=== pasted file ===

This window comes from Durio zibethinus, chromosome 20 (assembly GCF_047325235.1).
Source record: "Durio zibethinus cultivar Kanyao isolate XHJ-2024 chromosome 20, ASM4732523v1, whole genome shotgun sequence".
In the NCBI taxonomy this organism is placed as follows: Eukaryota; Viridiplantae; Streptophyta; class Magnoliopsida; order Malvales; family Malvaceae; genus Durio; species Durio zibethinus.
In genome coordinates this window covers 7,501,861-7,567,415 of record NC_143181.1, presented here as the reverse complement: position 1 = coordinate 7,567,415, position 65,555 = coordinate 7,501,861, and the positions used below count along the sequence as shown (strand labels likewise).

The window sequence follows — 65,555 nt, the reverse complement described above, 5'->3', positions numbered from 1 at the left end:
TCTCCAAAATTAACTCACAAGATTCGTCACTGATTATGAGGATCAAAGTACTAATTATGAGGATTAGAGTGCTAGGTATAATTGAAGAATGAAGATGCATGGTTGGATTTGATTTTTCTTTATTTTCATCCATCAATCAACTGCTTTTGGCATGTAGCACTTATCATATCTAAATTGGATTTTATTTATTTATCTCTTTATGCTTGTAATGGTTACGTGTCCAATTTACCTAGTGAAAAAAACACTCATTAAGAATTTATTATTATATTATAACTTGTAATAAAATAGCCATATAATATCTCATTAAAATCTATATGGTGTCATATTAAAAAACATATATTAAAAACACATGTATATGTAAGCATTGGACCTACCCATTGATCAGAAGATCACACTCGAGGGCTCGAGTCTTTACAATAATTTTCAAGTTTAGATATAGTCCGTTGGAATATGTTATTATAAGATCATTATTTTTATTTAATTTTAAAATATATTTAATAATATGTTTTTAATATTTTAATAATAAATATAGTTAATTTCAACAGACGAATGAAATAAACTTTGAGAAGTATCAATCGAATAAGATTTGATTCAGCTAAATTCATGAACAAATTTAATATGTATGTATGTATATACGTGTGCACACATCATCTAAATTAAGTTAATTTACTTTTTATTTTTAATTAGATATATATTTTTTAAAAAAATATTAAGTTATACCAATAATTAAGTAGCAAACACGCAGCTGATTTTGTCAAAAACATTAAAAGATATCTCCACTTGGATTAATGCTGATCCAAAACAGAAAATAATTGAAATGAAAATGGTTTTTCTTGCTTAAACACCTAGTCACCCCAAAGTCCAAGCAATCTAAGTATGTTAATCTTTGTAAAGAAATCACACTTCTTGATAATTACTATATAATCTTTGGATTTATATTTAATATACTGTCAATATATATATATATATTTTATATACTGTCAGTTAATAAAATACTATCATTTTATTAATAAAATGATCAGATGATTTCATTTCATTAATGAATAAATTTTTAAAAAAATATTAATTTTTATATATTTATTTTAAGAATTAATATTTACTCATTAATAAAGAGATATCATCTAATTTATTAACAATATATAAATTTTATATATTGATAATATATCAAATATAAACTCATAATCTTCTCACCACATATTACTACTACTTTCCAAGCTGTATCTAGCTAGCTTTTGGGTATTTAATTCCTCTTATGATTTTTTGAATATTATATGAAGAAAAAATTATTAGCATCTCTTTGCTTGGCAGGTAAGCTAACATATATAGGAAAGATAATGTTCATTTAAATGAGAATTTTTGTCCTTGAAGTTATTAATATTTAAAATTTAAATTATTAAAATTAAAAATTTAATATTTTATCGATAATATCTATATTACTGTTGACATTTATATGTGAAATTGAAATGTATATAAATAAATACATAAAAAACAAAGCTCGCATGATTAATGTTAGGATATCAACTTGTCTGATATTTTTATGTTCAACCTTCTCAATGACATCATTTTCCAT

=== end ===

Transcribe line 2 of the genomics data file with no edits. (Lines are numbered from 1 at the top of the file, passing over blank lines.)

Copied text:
Source record: "Durio zibethinus cultivar Kanyao isolate XHJ-2024 chromosome 20, ASM4732523v1, whole genome shotgun sequence".